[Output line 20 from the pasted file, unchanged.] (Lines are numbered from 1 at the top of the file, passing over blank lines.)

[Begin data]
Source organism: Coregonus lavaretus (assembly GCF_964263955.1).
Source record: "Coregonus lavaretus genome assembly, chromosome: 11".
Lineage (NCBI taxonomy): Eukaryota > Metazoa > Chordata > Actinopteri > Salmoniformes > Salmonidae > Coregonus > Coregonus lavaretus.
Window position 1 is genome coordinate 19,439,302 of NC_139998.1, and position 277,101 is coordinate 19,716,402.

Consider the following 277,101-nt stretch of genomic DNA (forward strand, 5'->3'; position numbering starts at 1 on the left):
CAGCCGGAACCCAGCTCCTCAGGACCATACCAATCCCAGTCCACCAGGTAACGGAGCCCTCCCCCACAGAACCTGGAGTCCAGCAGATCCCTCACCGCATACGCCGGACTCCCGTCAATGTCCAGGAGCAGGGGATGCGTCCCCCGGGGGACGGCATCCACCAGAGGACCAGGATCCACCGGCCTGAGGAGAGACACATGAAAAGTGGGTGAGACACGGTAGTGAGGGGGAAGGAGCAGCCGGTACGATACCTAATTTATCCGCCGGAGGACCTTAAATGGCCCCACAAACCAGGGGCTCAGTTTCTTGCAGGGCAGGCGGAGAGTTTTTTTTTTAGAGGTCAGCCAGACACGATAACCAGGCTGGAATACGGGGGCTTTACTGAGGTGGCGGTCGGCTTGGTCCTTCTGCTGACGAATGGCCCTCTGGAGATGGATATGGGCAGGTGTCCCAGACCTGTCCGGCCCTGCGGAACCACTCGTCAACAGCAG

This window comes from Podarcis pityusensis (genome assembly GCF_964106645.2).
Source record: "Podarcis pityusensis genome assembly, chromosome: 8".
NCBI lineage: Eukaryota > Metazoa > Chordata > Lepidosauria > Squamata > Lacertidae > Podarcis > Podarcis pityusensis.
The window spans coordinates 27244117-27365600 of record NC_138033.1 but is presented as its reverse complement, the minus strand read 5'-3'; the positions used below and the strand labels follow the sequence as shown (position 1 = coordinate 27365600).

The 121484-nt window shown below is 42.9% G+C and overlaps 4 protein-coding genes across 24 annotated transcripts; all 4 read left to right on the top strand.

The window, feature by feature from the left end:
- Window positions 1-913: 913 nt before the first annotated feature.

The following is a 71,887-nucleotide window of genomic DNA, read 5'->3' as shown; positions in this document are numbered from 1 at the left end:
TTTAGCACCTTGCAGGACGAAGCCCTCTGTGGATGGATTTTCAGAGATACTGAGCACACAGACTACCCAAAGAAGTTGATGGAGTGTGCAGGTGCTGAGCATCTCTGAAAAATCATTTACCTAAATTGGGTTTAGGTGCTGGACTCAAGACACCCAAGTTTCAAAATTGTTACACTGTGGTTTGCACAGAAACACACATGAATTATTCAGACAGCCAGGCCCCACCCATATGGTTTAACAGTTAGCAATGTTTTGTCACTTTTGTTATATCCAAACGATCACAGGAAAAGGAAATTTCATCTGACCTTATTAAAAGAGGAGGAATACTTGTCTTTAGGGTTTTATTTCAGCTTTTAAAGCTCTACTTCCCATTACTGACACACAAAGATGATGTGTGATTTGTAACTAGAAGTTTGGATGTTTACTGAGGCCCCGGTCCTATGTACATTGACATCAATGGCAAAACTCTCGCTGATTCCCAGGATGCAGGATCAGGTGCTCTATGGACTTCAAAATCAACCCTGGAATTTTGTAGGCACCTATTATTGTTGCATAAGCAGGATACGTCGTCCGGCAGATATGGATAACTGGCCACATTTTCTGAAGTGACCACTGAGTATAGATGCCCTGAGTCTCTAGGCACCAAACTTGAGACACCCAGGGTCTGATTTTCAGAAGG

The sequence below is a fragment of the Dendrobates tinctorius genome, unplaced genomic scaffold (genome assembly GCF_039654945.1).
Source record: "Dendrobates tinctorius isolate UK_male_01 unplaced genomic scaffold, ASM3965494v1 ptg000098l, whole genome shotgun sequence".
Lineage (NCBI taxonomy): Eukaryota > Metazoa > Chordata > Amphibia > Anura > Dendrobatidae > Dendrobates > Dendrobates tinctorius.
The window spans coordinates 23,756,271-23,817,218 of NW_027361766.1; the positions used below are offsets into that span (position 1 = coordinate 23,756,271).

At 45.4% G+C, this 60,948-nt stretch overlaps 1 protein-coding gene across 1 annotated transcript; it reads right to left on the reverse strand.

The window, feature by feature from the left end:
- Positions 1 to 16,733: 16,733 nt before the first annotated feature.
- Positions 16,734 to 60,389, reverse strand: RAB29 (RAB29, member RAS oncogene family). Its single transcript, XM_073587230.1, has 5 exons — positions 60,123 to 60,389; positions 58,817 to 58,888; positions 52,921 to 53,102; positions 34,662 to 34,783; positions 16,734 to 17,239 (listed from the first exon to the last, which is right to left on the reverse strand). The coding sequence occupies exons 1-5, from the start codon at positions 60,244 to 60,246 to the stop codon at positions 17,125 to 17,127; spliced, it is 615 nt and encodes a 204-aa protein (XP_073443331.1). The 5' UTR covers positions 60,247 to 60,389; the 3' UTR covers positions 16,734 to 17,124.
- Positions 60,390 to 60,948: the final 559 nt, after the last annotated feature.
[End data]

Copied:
At 45.4% G+C, this 60,948-nt stretch overlaps 1 protein-coding gene across 1 annotated transcript; it reads right to left on the reverse strand.